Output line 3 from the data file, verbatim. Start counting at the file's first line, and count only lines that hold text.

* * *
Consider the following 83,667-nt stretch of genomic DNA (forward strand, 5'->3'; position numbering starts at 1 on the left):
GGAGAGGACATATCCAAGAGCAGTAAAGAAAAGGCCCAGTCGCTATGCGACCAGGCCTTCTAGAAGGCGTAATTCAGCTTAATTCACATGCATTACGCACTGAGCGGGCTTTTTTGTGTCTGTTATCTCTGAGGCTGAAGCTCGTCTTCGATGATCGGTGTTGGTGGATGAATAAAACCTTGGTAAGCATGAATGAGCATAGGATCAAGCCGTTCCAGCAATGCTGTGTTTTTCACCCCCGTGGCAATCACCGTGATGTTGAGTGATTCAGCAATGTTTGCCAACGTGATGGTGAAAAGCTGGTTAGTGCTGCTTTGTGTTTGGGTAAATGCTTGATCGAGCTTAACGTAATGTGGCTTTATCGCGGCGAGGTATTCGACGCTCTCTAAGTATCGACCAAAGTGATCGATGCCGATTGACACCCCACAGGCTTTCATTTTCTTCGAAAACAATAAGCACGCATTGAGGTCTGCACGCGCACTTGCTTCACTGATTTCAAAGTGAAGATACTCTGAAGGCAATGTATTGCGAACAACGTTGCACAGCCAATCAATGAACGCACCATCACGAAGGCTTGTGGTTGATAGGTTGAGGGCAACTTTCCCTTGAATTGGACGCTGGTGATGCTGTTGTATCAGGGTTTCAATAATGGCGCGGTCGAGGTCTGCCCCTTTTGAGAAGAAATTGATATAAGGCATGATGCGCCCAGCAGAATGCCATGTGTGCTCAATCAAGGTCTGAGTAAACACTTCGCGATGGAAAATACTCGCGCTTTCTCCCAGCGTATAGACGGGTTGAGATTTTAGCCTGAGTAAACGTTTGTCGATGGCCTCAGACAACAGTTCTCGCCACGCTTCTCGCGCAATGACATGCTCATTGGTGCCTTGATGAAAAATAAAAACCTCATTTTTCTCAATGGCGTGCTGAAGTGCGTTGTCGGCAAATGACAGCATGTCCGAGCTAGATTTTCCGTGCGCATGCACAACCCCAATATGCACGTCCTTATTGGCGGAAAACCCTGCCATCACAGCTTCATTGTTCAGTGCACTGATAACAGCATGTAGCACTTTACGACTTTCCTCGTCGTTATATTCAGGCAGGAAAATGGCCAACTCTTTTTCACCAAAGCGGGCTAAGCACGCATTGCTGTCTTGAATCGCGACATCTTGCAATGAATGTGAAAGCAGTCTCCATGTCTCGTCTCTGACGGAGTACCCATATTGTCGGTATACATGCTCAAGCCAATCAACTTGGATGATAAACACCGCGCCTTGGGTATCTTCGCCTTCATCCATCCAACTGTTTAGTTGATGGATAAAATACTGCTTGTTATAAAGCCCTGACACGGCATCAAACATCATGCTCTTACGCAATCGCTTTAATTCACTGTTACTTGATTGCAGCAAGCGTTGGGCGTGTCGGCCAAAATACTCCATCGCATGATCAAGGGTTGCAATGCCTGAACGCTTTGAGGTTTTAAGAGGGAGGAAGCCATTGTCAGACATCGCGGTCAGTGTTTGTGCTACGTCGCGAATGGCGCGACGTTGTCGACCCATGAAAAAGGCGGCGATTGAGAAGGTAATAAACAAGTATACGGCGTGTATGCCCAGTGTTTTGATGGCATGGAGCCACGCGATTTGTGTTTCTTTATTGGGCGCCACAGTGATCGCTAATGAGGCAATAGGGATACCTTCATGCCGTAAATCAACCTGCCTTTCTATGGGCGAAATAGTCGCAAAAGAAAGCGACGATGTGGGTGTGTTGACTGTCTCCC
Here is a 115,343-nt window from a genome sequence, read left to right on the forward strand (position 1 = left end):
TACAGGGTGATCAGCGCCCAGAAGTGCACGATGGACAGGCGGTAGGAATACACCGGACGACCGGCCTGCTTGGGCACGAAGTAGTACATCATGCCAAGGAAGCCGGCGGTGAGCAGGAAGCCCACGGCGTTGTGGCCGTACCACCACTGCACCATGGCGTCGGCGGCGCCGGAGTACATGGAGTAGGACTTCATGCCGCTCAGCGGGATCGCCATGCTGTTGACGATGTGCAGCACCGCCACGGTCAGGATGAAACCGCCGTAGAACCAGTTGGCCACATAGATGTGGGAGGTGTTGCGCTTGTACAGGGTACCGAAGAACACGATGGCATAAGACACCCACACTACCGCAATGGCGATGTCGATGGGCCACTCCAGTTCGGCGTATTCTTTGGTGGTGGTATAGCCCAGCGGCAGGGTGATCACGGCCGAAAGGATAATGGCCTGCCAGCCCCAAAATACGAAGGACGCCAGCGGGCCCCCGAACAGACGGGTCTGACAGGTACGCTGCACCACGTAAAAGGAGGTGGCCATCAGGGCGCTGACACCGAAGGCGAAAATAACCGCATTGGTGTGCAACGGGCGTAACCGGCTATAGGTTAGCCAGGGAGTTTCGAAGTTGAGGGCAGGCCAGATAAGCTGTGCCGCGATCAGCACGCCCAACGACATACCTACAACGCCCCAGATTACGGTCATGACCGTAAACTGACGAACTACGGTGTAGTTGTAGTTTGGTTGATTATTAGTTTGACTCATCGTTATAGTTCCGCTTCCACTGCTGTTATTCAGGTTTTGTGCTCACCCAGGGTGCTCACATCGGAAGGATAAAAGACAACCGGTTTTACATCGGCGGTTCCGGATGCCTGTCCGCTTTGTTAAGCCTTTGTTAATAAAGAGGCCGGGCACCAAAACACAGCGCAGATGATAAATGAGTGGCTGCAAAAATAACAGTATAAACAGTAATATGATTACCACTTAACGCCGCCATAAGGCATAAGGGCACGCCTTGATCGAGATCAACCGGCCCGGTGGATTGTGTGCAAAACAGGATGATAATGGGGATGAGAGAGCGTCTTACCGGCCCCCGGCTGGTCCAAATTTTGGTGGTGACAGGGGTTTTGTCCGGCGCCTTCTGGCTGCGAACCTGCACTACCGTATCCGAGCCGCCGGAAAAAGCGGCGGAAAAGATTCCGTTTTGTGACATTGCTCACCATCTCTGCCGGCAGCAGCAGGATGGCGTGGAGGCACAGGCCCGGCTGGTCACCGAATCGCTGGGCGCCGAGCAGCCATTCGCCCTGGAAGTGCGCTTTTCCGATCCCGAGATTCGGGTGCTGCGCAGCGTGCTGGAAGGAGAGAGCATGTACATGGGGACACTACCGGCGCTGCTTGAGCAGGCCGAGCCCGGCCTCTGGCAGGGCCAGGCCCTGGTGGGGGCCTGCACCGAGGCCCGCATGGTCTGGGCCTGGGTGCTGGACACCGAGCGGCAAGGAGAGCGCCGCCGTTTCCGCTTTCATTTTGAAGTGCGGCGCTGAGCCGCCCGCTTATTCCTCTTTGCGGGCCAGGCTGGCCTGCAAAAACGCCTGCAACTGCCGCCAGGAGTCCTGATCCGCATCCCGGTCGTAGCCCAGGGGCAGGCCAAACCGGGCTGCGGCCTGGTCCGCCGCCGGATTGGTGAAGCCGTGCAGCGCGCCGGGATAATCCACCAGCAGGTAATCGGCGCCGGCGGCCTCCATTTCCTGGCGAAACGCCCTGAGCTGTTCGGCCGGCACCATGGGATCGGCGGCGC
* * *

Here is a 115,343-nt window from a genome sequence, read left to right on the forward strand (position 1 = left end):